User Story

Jergens Tool and Mold : 3D QuickFill

For two decades, Jergens Tool and Mold (Dayton, OH) has designed and manufactured plastic injection molds for the automotive, medical, and electronic industries. In addition to building high precision tooling, companies like Toyota, Honda, and Nissan count on the five-person design team at Jergens to address a range of engineering specifications including parts that require intricate, close tolerances, and complex 3D tooling that must satisfy demanding aesthetic requirements.

Jergens engineering manager, Charley Rutherford says, "3D QuickFill is a valuable tool that helps us graphically depict the conditions that are going to happen within mold cavities. I can present the graphics and associated simulation results to a customer to explain a problem we might anticipate. This up front communication tool helps us discuss options or changes while project costs are relatively low."

Maxing Out Solid Modeling
Rutherford says, "One challenge that we constantly face is trying to involve customers in the design process. We design molds as solid models using Unigraphics and Cadkey as opposed to the traditional method of generating 2D drawings or 3D 'wire-frame' models. One of the big benefits is the ability to visually involve non-technical people so that they can better understand what issues, problems, and opportunities may exist. C-MOLD's 3D QuickFill is the perfect extension to this process."

Rutherford and his design team use 3D QuickFill early in the mold design cycle during the discussion of parting lines, gate locations, and what impact aesthetically these factors will have on the finish part. "It's at that early stage," notes Rutherford, "that we run solid model designs through 3D QuickFill. We are able to output pictures showing weld lines and hot spots. Then we can discuss what we can do in the tool to offset those issues before we have the tool very far along. I've been very impressed with the impact 3D QuickFill has had on our company's bottom line and our customer relationships. We have enjoyed several successes since we began using the software about six months ago."

The difference between success and failure
On a recent project, Jergens designers were contracted to build a mold to replace an existing one that was producing unacceptable parts. The biggest issue with the problem mold was the location of a weld line. Designers immediately ran a multitude of scenarios in 3D QuickFill to obtain the optimum set of conditions. Moving the gate was the answer, however, the exact location was very hard to determine. Using 3D QuickFill Rutherford evaluated six different gate locations to find one that would drive the weld to an acceptable spot. The software eliminated the need for Jergens to build the tool and experiment with all those gating scenarios.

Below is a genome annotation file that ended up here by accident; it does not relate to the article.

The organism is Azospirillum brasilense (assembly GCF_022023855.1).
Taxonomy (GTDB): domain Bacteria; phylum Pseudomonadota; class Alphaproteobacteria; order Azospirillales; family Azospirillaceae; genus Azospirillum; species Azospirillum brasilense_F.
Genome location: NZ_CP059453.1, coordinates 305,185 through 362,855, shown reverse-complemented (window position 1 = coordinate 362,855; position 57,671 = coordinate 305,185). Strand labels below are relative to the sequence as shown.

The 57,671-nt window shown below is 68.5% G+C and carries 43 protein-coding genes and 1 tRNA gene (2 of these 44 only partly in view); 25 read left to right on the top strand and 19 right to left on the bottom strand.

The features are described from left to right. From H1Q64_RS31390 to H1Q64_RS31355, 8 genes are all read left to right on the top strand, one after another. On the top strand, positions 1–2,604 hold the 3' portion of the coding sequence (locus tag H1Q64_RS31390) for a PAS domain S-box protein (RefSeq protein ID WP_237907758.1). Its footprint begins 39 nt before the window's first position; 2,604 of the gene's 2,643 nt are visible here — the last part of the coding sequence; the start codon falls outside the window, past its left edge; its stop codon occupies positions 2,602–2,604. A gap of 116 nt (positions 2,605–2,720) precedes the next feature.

Giving experts more expertise
Rutherford explains, "A few months ago, we worked on another tool for an interior automotive part with a hard-to-mold blind, aesthetic feature. Typically, when molders try to mold parts with those types of features, they end up trapping air down into the end of the features resulting in part burning. Using 3D QuickFill, we re-located the gate until we could see the part fill evenly across the deep feature without air trapping.

"For that project, I was impressed with 3D QuickFill because I would not have picked the gate location that we ended up using. Most of the time, molding simulation confirms what you already know. In this particular case, 3D QuickFill presented a new scenario and I was very impressed with that. The technology allows us to try new options and what-ifs that we wouldn't have tried in the traditional sense because it would have been such a big commitment.

Navigating Uncharted Waters
"On a couple of different occasions," continues Rutherford, "3D QuickFill predicted a problem that might have otherwise slipped by. For a lot of molding issues, designers draw upon their experience to anticipate problems. But very so often we will be confronted by a set of conditions that we've not dealt with before."

The Greatest Benefit is Confidence
When Rutherford encountered 3D QuickFill at the National Design Engineering Show, he says he knew it was the product Jergens needed. "I watched a demonstration and realized that the price was right. In-house, we loaded 3D QuickFill and started on our first simulation in only one-hour. It was very easy to use, and intuitive. The fact that we obtained meaningful results right away was significant."

As a result of using 3D QuickFill, Rutherford says his team speaks with greater confidence. "We quote new work with greater confidence because we know we can build the tools with confidence."

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Page last modified on March 22, 2000
Copyright 2000 by John Stark